This is a translation of an article about our recent Action meeting in Málaga, written by Cristina Fernández and originally published in Málaga Hoy on 18 February 2020. We are grateful for permission to publish this translation of the original article.

The project tries to search through distant reading for a common tradition in the 19th century novel

It would be absolutely impossible for a researcher to read all the novels written in 19th century Europe in an attempt to discover a common literary tradition in them. Not only would they have to live a thousand lives, but they would also have to know dozens of languages and be familiar with the many distant cultures. Now, computer methods can help in the study thanks to what Franco Moretti called distant reading.

Since November 2017, a four-year COST project financed by the European Union within its Horizon 2020 programme has brought together more than 200 people from some thirty countries in this task, providing a large and representative collection of texts in 12 languages to enable them to analyse common elements among themselves. From 17th to 19th February, more than fifty participants from 24 countries are meeting at the University of Malaga.

Literature to understand the world

Rosario Arias, professor of English Philology at UMA, is hosting the group that will share the different advances in the Link by UMA building on the Teatinos campus for three days. Christof Schöch, from the University of Trier in Germany, is the project’s Principal Investgator.

“Normally you read one novel, three or five to write a research paper but you can’t read thousands of texts because it takes time, and what we don’t want is for neglected texts to be forgotten,” Schöch explains. “You can use the computer and distant reading to get to more texts,” he adds.

Our Action members in Málaga

Almost a thousand digitized works written between 1840 and 1920

Project researchers are building a multilingual European literary text collection that already contains nearly a thousand digitized volumes published between 1840 and 1920 and a dozen languages. The aim is to reach 2,500.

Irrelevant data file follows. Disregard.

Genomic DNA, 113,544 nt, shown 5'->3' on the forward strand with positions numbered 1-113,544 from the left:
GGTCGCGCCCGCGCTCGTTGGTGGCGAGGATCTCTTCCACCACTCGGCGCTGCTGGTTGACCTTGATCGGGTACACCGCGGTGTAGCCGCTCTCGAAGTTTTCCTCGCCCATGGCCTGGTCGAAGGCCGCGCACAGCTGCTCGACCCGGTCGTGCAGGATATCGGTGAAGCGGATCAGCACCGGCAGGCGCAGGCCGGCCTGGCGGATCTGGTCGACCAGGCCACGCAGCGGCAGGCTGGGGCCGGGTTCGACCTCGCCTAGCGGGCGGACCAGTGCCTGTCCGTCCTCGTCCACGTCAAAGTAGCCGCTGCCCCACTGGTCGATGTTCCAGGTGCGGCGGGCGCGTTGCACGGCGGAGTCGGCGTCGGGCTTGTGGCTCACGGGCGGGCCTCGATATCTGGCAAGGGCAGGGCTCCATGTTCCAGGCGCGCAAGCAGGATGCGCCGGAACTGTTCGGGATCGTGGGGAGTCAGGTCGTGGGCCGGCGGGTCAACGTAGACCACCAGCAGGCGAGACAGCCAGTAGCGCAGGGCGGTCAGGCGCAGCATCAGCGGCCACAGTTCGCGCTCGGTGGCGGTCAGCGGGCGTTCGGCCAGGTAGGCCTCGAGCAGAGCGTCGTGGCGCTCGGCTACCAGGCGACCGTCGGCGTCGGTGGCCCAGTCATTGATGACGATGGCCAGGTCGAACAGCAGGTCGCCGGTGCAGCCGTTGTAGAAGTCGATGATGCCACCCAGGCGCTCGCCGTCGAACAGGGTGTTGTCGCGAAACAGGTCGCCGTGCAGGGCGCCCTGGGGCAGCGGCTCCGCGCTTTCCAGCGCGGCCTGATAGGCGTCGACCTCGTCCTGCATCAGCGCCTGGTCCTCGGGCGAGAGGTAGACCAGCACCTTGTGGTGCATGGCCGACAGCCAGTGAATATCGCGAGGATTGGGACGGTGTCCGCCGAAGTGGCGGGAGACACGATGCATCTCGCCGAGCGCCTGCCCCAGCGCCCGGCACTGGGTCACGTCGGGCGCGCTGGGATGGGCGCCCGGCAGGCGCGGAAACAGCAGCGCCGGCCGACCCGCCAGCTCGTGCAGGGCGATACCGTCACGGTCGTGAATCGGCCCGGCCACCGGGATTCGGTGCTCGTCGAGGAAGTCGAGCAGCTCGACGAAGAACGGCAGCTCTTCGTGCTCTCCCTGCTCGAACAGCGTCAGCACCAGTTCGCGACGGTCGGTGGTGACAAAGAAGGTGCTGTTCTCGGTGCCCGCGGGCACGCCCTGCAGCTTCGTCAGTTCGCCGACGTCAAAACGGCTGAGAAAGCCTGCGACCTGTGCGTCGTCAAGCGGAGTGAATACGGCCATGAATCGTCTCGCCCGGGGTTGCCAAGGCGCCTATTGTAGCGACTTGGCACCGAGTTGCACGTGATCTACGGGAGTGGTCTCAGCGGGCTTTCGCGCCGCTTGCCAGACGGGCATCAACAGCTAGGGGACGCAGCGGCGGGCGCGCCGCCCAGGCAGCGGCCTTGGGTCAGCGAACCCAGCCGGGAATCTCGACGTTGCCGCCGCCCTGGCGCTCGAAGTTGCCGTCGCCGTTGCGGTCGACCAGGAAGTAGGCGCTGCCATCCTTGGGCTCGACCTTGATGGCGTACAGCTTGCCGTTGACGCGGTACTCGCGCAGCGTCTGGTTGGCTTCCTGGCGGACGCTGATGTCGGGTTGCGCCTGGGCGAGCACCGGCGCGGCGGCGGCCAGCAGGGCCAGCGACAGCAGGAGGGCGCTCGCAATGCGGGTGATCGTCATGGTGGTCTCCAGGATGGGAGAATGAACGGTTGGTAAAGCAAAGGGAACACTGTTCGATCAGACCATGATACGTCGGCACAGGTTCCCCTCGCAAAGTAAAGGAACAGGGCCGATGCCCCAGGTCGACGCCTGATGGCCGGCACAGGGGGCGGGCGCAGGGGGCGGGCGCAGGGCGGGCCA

“From each national tradition we are trying to select texts that are representative, from authors considered canonical and others less known, from men and women, short or longer novels,” explains Justin Tonra, a project participant from Ireland.

“This project tries to make a transnational comparison, but it is very difficult because each tradition is in itself different. That is why the project is very broad, it has many challenges, because we compare multilingual and multicultural traditions,” adds Tonra.

The Principal Investigator indicates that “we try to look for characteristics, features, that are easily comparable and that are common to different traditions such as names of places, of authors, of philosophers, of cities… it is a matter of tracing those elements”.

A collaborative and integrative work

Also, as Rosario Arias points out, “to find out if there is such a thing as what we suppose to be in the 19th century, which is a transition from the omniscient person to a more introspective narrative”. The description of professions, the importance of social class or religion, whether the novel takes place in rural or urban settings, whether this migration from the countryside to the city can be traced in different traditions and whether the same thing happens in the Slovenian, Greek, Italian or Spanish novel are questions to which they seek answers.

“The most relevant part of the project is not the tools, which are very interesting in themselves, nor the texts, above all it is to seek and propose the foundations of a European cultural identity with the collaboration of many individuals from different traditions, it is a very inclusive project, very integrating, the path is also part of the process, that is why we want to do it in a cooperative way, in a network”, says Schöch.

The answers are not easy, they are not black and white, they are difficult to reach because we are working with many researchers, many texts, many traditions, but the process itself is worth it. Until now, there has been no work at this level or in such a global and complete way on European literary history.